Identification of Faecalibacterium prausnitzii strains for gut microbiome-based intervention in Alzheimer's-type dementia.

Cell Reports Medicine
Atsushi UedaTakuji Yamada

Abstract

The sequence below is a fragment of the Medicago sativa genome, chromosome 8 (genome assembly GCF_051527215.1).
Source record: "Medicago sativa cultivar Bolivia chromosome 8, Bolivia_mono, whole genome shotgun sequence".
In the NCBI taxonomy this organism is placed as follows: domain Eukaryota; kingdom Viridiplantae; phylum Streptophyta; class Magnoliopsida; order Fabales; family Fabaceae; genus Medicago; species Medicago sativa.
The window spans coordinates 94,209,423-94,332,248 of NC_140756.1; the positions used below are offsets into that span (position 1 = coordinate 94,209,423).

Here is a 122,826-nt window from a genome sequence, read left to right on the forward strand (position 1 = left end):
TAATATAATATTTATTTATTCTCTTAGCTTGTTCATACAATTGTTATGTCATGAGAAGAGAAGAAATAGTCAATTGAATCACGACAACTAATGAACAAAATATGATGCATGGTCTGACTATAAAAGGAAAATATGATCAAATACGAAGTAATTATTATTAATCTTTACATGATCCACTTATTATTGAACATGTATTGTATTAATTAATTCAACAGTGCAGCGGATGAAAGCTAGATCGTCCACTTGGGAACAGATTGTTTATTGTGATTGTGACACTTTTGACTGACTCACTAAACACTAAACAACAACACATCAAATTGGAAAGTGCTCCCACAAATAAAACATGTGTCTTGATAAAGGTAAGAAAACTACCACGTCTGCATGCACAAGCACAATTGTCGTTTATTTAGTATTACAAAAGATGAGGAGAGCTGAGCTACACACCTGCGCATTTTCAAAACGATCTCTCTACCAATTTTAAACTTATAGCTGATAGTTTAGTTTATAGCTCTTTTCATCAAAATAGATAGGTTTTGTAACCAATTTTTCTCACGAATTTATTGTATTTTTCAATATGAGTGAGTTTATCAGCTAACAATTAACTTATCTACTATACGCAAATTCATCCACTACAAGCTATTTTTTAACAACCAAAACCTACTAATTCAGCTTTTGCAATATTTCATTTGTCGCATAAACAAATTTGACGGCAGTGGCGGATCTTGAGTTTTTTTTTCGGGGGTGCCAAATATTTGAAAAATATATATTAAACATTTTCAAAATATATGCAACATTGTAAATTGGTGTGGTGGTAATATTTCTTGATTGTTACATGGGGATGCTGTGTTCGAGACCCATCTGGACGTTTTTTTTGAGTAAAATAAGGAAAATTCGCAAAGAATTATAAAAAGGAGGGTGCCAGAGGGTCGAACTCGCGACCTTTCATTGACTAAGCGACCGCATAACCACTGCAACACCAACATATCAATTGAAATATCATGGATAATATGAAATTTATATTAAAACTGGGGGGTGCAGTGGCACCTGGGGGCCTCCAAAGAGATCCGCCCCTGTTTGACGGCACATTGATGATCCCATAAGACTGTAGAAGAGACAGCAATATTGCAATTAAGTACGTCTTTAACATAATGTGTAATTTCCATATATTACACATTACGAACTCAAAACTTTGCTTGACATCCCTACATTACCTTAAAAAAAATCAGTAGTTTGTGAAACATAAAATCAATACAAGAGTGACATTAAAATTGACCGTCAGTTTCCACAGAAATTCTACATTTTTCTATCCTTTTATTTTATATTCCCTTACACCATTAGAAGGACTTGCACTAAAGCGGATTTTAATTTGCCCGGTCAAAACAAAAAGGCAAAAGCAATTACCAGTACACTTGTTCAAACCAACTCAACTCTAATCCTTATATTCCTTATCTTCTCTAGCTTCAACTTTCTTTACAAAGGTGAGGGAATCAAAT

Evidence linking the gut-brain axis to Alzheimer's disease (AD) is accumulating, but the characteristics of causally important microbes are poorly understood. We perform a fecal microbiome analysis in healthy subjects and those with mild cognitive impairment (MCI) and AD. We find that Faecalibacterium prausnitzii (F. prausnitzii) correlates with cognitive scores and decreases in the MCI group compared with the healthy group. Two isolated strains from the healthy group, live Fp360 and pasteurized Fp14, improve cognitive impairment in an AD mouse model. Whole-genome comparison of isolated strains reveals specific orthologs that are found only in the effective strains and are more abundant in the healthy group compared with the MCI group. Metabolome and RNA sequencing analyses of mouse brains provides mechanistic insights into the relationship between the efficacy of pasteurized Fp14, oxidative stress, and mitochondrial function. We conclude that F. prausnitzii strains with these specific orthologs are candidates for gut microbiome-based intervention in Alzheimer's-type dementia.

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